Using The Right Drum Reduces Wear On Ropes.


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Drums should be large enough to properly wind the rope using the smallest number of layers. Drums having a diameter 24 times the rope diameter should be considered as a minimum for proper spooling.

Multiple layers on a plain (smooth) faced drum crush the first layer of rope much more than on a grooved drum. The grooved drum is also recommended to provide better spooling

The correct lay for each winding direction. The direction of winding on a drum (overwind or underwind) is determined by standing behind it and looking toward the direction of rope travel.

When winding only one layer on a smooth drum, attaching right and left lay ropes as shown in the drawings below will give the best service.


Multiple Layer Winding

When a rope winds in the first layer across the face of a drum, it usually forms a uniform helix. When spooling on a smooth drum, the first layer helix serves as the drum lagging for succeeding layers. For continuous smooth spooling, the first layer should act as a dead layer and not be removed from the drum during normal use. On grooved drums, the grooves control the rope spooling on the first layer, making all the rope usable in the system. However, various codes do require a minimum of two to six dead wraps, depending on the application.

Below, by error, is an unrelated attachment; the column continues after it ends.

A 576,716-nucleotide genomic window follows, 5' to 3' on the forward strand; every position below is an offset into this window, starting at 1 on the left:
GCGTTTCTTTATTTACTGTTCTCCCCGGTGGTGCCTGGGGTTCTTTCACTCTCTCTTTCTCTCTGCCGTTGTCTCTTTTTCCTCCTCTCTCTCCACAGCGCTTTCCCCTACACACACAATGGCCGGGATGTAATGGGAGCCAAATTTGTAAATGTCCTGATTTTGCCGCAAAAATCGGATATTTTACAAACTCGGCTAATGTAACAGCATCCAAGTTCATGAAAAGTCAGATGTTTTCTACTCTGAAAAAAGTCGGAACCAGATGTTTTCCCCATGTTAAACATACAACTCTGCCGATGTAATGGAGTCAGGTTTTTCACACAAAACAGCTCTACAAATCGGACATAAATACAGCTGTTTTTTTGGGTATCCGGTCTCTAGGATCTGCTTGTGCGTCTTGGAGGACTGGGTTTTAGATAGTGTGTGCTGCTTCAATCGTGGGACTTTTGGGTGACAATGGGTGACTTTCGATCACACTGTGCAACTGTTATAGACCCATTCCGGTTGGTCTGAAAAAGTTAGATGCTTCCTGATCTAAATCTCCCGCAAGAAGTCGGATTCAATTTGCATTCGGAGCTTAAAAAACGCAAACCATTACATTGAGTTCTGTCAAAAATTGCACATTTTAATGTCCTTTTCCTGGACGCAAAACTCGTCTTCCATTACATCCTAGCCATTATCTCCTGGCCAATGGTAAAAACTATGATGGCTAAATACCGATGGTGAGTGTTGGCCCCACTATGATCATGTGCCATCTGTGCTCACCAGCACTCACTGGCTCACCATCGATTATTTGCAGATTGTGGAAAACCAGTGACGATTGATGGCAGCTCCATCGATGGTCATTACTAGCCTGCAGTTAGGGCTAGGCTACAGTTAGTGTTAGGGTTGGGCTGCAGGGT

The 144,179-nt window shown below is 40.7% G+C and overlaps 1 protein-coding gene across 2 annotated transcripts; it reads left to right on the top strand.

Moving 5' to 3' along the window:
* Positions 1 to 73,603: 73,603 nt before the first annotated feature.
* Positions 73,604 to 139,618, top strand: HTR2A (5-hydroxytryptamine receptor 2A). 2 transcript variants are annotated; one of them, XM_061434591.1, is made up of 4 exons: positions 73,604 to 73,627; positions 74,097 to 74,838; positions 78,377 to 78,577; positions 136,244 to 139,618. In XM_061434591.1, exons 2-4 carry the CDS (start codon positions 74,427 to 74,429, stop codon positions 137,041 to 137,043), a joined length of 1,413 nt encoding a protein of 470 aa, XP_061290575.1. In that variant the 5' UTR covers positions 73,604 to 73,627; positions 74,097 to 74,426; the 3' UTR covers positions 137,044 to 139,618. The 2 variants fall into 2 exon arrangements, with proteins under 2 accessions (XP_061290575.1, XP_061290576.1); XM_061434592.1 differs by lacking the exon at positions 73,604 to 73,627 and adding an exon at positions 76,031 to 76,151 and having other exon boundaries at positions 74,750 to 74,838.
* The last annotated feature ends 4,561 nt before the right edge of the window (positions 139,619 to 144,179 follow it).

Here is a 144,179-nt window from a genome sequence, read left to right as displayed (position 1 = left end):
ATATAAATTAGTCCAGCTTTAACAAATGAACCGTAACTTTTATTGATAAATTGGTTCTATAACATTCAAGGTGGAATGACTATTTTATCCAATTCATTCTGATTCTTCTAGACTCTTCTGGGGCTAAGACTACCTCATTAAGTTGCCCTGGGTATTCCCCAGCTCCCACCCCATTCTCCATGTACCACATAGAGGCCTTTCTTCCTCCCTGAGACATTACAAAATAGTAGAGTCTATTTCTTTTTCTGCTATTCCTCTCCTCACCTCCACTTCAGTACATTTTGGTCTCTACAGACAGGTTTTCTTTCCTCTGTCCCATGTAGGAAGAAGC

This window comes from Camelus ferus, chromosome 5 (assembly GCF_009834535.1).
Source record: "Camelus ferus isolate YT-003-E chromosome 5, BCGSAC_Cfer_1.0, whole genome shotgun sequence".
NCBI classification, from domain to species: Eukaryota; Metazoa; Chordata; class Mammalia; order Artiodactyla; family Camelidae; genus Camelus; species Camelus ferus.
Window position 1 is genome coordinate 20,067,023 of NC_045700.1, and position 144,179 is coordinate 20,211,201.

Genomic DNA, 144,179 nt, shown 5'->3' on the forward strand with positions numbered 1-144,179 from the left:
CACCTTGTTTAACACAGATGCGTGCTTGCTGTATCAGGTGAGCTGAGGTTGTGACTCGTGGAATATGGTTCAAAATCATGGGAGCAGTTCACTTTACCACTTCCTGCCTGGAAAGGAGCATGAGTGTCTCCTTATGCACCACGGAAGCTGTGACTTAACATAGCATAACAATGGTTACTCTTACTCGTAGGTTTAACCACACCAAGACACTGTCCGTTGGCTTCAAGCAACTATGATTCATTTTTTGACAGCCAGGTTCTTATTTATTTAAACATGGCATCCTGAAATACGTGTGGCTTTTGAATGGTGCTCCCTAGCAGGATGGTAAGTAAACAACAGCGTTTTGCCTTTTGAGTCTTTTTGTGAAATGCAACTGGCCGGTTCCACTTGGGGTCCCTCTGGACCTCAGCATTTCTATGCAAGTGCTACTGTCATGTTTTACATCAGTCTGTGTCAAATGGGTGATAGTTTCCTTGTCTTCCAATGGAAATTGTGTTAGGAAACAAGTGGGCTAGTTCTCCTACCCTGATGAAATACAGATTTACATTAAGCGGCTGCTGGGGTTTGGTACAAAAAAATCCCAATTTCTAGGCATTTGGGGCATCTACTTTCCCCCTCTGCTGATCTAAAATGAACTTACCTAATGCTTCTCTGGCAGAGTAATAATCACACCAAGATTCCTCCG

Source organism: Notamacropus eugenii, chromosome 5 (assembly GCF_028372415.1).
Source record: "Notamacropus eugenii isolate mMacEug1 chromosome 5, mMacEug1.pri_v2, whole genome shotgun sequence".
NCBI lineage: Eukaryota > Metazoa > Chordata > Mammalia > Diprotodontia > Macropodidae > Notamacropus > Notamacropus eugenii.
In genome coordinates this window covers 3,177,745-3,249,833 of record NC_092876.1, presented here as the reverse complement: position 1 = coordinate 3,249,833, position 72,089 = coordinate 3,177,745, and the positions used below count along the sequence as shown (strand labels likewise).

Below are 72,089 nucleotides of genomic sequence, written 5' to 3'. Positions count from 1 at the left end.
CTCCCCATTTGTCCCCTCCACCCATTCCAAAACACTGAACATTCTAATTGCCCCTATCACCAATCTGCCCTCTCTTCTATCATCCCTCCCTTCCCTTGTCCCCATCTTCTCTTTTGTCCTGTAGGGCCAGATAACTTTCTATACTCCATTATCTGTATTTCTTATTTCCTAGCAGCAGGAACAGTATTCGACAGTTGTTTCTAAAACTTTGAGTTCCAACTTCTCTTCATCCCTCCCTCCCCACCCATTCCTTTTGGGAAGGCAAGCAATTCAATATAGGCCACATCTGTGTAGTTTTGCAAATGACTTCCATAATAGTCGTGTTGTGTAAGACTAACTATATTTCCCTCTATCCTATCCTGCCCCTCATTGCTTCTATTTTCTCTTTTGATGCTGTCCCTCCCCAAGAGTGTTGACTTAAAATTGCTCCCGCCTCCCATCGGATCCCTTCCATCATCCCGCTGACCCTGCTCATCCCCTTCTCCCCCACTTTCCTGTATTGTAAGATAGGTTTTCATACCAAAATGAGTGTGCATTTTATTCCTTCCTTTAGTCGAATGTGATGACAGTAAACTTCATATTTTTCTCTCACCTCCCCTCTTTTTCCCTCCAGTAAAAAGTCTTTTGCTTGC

After spooling the first layer, the rope rides up on the last turn and starts winding back across the face of the drum, but falls into the depression of the successive turns of rope on the first layer.

Advancing across the drum on the second layer, the rope, following the depressions of the first layer, actually winds back a turn in each revolution of the drum. It must then cross over two depressions of the first layer to have a net advance of one turn per revolution.

This cross over is unavoidable on the second and succeeding layers. Severe punishment of the rope results due to abrasion of the adjacent turns against each other and the crushing from the next layer above at these points. Parallel and counter-balanced, grooved-controlled, crossover drums minimize this condition.

If scrubbing (adjacent wrap contact) is a major problem, it can be reduced by applying the “winding direction rules” to the heaviest worked layer instead of the first layer as shown. To accomplish this, the first layer may or may not be spooled according to the rule as well.

Using the Right Drum Reduces Wear on Ropes

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